Culture, they say, is dynamic: and a cultural dance from a particular religion presents a way of expressing people’s history, achievements, tragedy, happiness, sorrow, sarcasm, power and appreciation of culture.
Dance cuts across all spheres of life – including personal, social, political and religious settings. It is a tool for promoting peace and interconnection among people, and people or tribes are known by their way of dance – which attracts many tourists wanting to see those dances.
The people of the Northern Region of Ghana have a lot to offer in terms of tourism potentials which make them unique and will amaze any visitor or tourist that comes to the place.
The Bamaya dance is one of the popular and most commonly performed dances during public events and functions in the Northern Region.
It is also one of the interesting dances exhibited by the people of Dagbon – especially Dagombas at functions, festivals, theatres, funerals or competitions. No occasion is held without seeing natives exhibiting their talents, especially during festivals such as Damba and Bugum; and funerals as well marriage and naming ceremonies as well as other functions.
The dance – its meaning is ‘the river or valley is wet’ – was mostly performed by men who dressed in feminine outfits, until recently when some women were engaged to make the dance a more colourful one.
Information gathered indicates that the Bamaya dance was first performed in the early 19th century to mark an end to a protracted drought that hit most parts of the Dagbon states in the Northern Region.
One cannot see the indigenes dance at a function with drumming supported with flutes and sit idly. Almost all visitors that witness the dance at functions try to imitate the dancers, which also make the place interesting.
You will need to be twisting your waist while swinging your hands as well using your feet to stamp on the floor while shaking your body and dancing around the drummers in a circle.
Some old women will also be seen singing and shouting at the top of their voices to hail the dancers.
The feet of the dancers then have cymbal bells tied on them that will be heard making rhythmic sounds. The dancers exhibit their cultural heritage with their waists being adorned with beads and other cultural paraphernalia, while their heads are covered with the skin and horns of an animal.
While performing the dance, dancers can also be seen with two metal rings on their two fingers which they shake and thump in response to the music being played.
The movements of the dancers’ feet, according to history, depict a person whose feet had become stuck in a mud due to the heavy rains, noting: “So, when they are dancing, it appears as if they want to remove their stuck feet from the mud”.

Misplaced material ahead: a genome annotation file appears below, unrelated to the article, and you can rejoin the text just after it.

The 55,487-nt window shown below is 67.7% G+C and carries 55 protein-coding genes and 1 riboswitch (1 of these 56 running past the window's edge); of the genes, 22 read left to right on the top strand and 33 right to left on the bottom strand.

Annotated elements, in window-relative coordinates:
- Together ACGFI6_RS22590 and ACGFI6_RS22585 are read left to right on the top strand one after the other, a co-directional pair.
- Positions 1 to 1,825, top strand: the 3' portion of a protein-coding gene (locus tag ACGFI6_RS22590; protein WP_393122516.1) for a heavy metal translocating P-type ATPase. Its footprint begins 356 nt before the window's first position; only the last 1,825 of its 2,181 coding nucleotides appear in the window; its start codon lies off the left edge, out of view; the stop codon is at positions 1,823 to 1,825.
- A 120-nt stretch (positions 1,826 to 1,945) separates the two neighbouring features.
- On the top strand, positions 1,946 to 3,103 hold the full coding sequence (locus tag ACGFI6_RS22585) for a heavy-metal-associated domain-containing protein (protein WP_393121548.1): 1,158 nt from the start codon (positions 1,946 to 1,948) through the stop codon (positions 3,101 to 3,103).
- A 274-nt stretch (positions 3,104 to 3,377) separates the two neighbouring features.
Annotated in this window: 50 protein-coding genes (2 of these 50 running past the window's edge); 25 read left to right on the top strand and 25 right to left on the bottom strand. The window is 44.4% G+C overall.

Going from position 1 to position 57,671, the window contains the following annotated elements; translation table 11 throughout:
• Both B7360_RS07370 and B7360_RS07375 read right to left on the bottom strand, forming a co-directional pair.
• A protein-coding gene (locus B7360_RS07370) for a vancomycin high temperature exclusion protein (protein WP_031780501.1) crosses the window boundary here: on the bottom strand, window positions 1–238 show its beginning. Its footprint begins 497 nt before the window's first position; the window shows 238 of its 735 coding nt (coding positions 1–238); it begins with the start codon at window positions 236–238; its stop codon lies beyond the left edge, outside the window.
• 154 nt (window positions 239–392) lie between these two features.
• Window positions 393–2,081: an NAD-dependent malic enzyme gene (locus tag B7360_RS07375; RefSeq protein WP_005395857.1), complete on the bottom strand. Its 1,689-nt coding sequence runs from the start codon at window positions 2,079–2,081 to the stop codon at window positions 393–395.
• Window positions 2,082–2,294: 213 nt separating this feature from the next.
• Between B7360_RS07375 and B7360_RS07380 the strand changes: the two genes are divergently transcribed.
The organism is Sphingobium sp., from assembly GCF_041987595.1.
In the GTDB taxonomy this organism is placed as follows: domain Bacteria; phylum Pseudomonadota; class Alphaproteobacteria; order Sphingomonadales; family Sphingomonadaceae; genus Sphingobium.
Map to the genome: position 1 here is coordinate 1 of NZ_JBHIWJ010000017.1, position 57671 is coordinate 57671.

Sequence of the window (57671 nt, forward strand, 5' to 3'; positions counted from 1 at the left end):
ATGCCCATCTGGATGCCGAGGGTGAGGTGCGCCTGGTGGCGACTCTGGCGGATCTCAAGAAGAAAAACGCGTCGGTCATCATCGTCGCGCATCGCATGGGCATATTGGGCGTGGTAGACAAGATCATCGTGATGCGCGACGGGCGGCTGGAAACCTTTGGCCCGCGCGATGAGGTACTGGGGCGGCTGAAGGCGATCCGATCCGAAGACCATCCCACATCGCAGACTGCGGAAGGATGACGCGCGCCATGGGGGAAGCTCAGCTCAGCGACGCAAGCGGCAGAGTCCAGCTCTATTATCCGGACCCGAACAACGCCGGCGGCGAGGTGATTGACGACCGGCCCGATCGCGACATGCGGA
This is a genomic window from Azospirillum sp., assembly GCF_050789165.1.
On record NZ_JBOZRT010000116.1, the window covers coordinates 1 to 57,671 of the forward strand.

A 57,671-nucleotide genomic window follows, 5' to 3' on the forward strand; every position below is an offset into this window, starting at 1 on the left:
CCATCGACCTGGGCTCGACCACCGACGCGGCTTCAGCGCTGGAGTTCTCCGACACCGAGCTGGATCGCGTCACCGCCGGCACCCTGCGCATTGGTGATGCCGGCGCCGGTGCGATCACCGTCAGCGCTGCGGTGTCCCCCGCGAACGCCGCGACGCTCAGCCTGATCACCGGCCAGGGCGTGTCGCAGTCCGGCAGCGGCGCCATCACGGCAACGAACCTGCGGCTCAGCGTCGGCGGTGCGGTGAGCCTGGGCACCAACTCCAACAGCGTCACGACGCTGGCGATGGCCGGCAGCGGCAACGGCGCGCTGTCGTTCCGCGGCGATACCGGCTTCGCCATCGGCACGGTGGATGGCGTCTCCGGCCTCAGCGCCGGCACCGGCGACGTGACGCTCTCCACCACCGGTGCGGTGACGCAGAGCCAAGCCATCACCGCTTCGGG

The sound of drums and flutes dictate the dance movements in time with the dancers’ leader, who picks and communicates the steps to the rest of the dancing crew.
Among the musical instruments used for the Bamaya dance are included ‘shakers’, flutes, ‘hour-glass drums’ and ‘gong-gong’.
It is important to note that when the dancers are about to leave the stage, each dancer displays his own skills – which usually attracts a lot of applause from observers, who sometimes shower monies on them.
B&FT picked the brain behind the dance in an interview: The Northern Region Acting Director of the Centre for National Culture (CNC), Mr. Abubakari Iddrisu Saeed, said oral tradition has it that there was a famine in which many animals and plants died. And so the leaders then had to consult the oracle of God to send down some rain to boost agricultural production.
He explained that the men were to put on women’s attire, which was not possible because the tradition of the North forbids a man to dress in women’s clothing – but they had to do so to appease God for showers of rains.
“’The ancestors had the notion that God has more sympathy for women than men; hence the decision to dress in women’s apparel for God to have sympathy on them and send down some rain to address the famine issue per the oracle’s instruction. As soon as they put on the attire to disguise themselves, there was a shower of rain,” he said.
“Also, the men had to dress like women to give thanks to the gods, because it was believed that the prayers of women usually got a quicker response than those of men,” he added
After the rains, Mr. Saeed said, the people took to farming – which brought bumper harvests in all settlements of the Dagbon states.
He stressed that following the rains and bumper harvest, the people in appreciation jubilated in the rains to thank the gods for the rains – saying the valleys of the lands were filled with water while the farms became muddy for crop production.
He said although the dance used to be performed by only men, women are now performing it at various functions and occasions: adding “It is so lovely to watch as they gracefully move and twist their waists and act just like women in the dance”.
Mr. Saeed said although it was forbidden for men to put on women apparel in Dagbon communities, the dance, however, permitted the dancers to do so.
He noted that the dance itself started with a group called Yamgari Nayili cultural troupe, which trended to the establishment of several groups in the Metropolis.
“We also teach unadulterated culture here at the Centre, to imbue in the younger ones a spirit of cultural heritage,” he explained.
He appealed for support to help renovate the cultural centre auditorium to help showcase more cultural events for tourists and the young ones.